The Passing of A Great Freedom Fighter

Yesterday the world lost a great freedom fighter; that freedom fighter was Vaclav Havel.  Even though most Americans might only vaguely remember him, his contributions to the defeat of Communism in the former Czechoslovakia were monumental.   Through his peaceful resistance and writing he was able to provide the philosophical inspiration for the successful overthrow of communism in Czechoslovakia in 1989.   As the son of a Slovak mother I remember poignantly the momentous events of 1989.   I remember how we all watched in excitement on the TV as the Velvet Revolution took place.   None of us ever believed that this could happen.   In many ways Havel can be compared to Nelson Mandela.  Both of them were imprisoned by repressive regimes, both of them provided the inspiration to their people through their peaceful resistance, and both of them emerged victorious eventually becoming the respective leaders of their countries.   In this age of phony politicians it is only fitting to remember one of history's great statesmen.  Vaclav Havel was one of those statesmen.  I will conclude my post with these fitting words from Ed Feulner of the Heritage Foundation:

"The cause of freedom lost a passionate advocate with the death of former Czech president, dissident and playwright Vaclav Havel. President Havel inspired freedom-loving peoples throughout Europe in 1989, the “year of miracles.”  Defying one of the most brutal and repressive regimes in history, Havel led Czechoslovakia from the darkness of Soviet totalitarianism to the light of democracy.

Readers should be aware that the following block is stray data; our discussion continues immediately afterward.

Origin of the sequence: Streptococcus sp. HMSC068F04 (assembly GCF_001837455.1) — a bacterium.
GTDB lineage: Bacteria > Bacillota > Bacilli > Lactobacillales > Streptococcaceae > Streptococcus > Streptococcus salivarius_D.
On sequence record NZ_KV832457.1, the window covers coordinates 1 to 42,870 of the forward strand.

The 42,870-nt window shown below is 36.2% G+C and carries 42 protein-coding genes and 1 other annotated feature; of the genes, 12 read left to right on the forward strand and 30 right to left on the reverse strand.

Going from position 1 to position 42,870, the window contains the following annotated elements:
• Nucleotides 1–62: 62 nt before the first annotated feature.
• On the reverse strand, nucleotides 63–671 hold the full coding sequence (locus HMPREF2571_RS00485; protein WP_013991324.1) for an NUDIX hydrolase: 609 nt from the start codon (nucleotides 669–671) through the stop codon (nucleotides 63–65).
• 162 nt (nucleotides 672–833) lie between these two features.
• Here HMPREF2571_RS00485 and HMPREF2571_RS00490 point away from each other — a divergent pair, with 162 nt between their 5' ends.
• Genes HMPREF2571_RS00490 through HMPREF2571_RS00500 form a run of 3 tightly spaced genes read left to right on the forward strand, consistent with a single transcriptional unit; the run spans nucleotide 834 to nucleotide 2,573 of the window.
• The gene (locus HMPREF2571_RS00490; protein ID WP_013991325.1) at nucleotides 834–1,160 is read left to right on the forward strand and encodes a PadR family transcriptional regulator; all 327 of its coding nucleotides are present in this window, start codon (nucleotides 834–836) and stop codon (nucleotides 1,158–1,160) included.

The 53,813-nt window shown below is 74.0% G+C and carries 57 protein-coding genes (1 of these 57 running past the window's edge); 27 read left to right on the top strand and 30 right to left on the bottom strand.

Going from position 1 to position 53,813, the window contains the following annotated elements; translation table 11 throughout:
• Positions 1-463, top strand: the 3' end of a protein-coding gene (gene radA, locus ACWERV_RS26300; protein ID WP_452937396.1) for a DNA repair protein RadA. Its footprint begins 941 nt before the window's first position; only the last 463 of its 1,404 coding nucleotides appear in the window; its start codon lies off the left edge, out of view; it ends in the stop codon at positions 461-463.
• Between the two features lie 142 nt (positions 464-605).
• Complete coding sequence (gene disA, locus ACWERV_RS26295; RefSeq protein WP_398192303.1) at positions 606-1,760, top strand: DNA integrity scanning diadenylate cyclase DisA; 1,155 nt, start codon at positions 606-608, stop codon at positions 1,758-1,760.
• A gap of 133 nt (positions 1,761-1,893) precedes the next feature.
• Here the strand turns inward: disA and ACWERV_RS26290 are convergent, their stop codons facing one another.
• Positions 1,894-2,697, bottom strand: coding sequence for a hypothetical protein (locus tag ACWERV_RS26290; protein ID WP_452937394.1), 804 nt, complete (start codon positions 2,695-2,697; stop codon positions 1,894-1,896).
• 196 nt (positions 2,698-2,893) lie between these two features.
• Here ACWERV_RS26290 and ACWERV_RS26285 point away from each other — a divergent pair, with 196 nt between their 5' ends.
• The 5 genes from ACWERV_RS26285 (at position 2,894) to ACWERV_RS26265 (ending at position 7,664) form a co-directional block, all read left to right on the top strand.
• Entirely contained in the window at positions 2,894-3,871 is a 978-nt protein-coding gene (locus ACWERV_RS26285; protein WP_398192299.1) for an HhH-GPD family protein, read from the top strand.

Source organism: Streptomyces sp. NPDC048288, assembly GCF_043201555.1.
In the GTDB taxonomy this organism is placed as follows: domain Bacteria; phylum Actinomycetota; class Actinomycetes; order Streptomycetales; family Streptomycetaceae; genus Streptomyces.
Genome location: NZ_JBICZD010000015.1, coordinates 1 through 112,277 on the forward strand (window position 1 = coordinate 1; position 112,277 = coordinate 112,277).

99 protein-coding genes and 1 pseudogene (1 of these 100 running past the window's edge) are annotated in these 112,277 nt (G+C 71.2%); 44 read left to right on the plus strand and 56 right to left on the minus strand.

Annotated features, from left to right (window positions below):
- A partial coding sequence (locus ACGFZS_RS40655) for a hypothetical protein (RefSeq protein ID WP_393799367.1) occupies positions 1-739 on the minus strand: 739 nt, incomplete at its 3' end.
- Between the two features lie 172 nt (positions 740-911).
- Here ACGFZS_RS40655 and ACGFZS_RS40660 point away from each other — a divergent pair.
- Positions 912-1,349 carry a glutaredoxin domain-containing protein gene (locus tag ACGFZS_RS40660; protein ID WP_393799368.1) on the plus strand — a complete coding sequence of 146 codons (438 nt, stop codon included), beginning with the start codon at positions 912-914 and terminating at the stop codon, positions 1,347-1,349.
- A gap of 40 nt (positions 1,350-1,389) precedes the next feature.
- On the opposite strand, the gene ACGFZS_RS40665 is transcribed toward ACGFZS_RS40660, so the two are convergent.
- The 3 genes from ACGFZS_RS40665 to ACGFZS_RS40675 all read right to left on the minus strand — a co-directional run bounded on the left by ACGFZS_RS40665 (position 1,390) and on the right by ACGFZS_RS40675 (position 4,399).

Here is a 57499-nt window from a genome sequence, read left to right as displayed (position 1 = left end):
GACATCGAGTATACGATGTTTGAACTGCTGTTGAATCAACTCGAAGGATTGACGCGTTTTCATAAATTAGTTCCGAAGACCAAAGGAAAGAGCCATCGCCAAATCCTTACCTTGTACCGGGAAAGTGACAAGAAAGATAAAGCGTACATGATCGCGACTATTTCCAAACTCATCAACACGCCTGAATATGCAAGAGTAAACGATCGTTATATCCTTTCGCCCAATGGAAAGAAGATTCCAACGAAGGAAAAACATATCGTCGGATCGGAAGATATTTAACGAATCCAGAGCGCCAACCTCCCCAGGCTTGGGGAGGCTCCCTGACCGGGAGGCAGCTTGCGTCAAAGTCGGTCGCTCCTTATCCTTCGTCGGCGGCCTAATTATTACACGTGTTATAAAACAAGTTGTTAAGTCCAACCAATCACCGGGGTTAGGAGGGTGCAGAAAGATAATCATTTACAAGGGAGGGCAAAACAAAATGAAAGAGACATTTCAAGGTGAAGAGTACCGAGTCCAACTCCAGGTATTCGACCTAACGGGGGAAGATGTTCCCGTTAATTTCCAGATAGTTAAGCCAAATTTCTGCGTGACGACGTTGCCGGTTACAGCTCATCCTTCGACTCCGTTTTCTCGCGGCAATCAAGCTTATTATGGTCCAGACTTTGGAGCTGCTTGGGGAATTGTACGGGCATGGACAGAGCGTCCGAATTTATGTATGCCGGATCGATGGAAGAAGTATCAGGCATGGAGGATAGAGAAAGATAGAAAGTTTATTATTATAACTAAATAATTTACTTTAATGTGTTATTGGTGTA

Small wonder that he was one of the first recipients of the Truman-Reagan Medal of Freedom, awarded by the Victims of Communism Memorial Foundation.

In the years that followed, Mr. Havel became a beacon of hope for oppressed people from Cuba to China. The United States also had a strong friend in the dissident-turned-leader.  In 2003 he was one of the signatories of the Letter of Eight—the eight European leaders who supported George W. Bush’s bid to liberate Iraq.

Mr. Havel once said that he believed in “the power of words to change history.”  But he knew that changing history required more than mere words.  It requires men and women with the courage to risk everything to make their ideas, expressed in words, a reality.  Vaclav Havel had the words—and the will—to make freedom a reality for millions of his countrymen.  May he rest in peace."

 I would also highly suggest reading this post also.   My prayers are with his family and nation.


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